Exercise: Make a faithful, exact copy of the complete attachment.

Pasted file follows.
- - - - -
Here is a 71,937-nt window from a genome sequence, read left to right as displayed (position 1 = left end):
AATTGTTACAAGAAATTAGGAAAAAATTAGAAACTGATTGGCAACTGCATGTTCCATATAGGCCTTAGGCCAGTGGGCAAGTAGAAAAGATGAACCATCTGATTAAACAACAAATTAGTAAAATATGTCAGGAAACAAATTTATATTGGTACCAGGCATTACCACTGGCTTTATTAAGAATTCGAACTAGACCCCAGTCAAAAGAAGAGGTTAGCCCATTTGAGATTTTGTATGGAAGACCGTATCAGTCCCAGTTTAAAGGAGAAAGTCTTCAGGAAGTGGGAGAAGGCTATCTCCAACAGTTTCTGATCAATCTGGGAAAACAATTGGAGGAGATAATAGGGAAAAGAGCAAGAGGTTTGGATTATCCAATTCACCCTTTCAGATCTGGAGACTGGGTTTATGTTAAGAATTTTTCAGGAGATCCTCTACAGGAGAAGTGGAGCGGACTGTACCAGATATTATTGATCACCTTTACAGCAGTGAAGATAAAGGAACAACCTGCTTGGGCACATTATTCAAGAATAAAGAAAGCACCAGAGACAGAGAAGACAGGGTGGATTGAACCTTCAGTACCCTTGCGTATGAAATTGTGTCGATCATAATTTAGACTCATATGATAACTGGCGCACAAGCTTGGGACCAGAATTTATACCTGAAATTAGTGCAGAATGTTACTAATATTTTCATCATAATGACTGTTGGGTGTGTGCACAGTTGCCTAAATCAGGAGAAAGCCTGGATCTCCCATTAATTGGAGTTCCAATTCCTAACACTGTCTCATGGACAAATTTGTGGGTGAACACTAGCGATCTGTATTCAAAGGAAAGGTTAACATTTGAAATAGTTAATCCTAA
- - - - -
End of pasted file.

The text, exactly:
Here is a 71,937-nt window from a genome sequence, read left to right as displayed (position 1 = left end):
AATTGTTACAAGAAATTAGGAAAAAATTAGAAACTGATTGGCAACTGCATGTTCCATATAGGCCTTAGGCCAGTGGGCAAGTAGAAAAGATGAACCATCTGATTAAACAACAAATTAGTAAAATATGTCAGGAAACAAATTTATATTGGTACCAGGCATTACCACTGGCTTTATTAAGAATTCGAACTAGACCCCAGTCAAAAGAAGAGGTTAGCCCATTTGAGATTTTGTATGGAAGACCGTATCAGTCCCAGTTTAAAGGAGAAAGTCTTCAGGAAGTGGGAGAAGGCTATCTCCAACAGTTTCTGATCAATCTGGGAAAACAATTGGAGGAGATAATAGGGAAAAGAGCAAGAGGTTTGGATTATCCAATTCACCCTTTCAGATCTGGAGACTGGGTTTATGTTAAGAATTTTTCAGGAGATCCTCTACAGGAGAAGTGGAGCGGACTGTACCAGATATTATTGATCACCTTTACAGCAGTGAAGATAAAGGAACAACCTGCTTGGGCACATTATTCAAGAATAAAGAAAGCACCAGAGACAGAGAAGACAGGGTGGATTGAACCTTCAGTACCCTTGCGTATGAAATTGTGTCGATCATAATTTAGACTCATATGATAACTGGCGCACAAGCTTGGGACCAGAATTTATACCTGAAATTAGTGCAGAATGTTACTAATATTTTCATCATAATGACTGTTGGGTGTGTGCACAGTTGCCTAAATCAGGAGAAAGCCTGGATCTCCCATTAATTGGAGTTCCAATTCCTAACACTGTCTCATGGACAAATTTGTGGGTGAACACTAGCGATCTGTATTCAAAGGAAAGGTTAACATTTGAAATAGTTAATCCTAA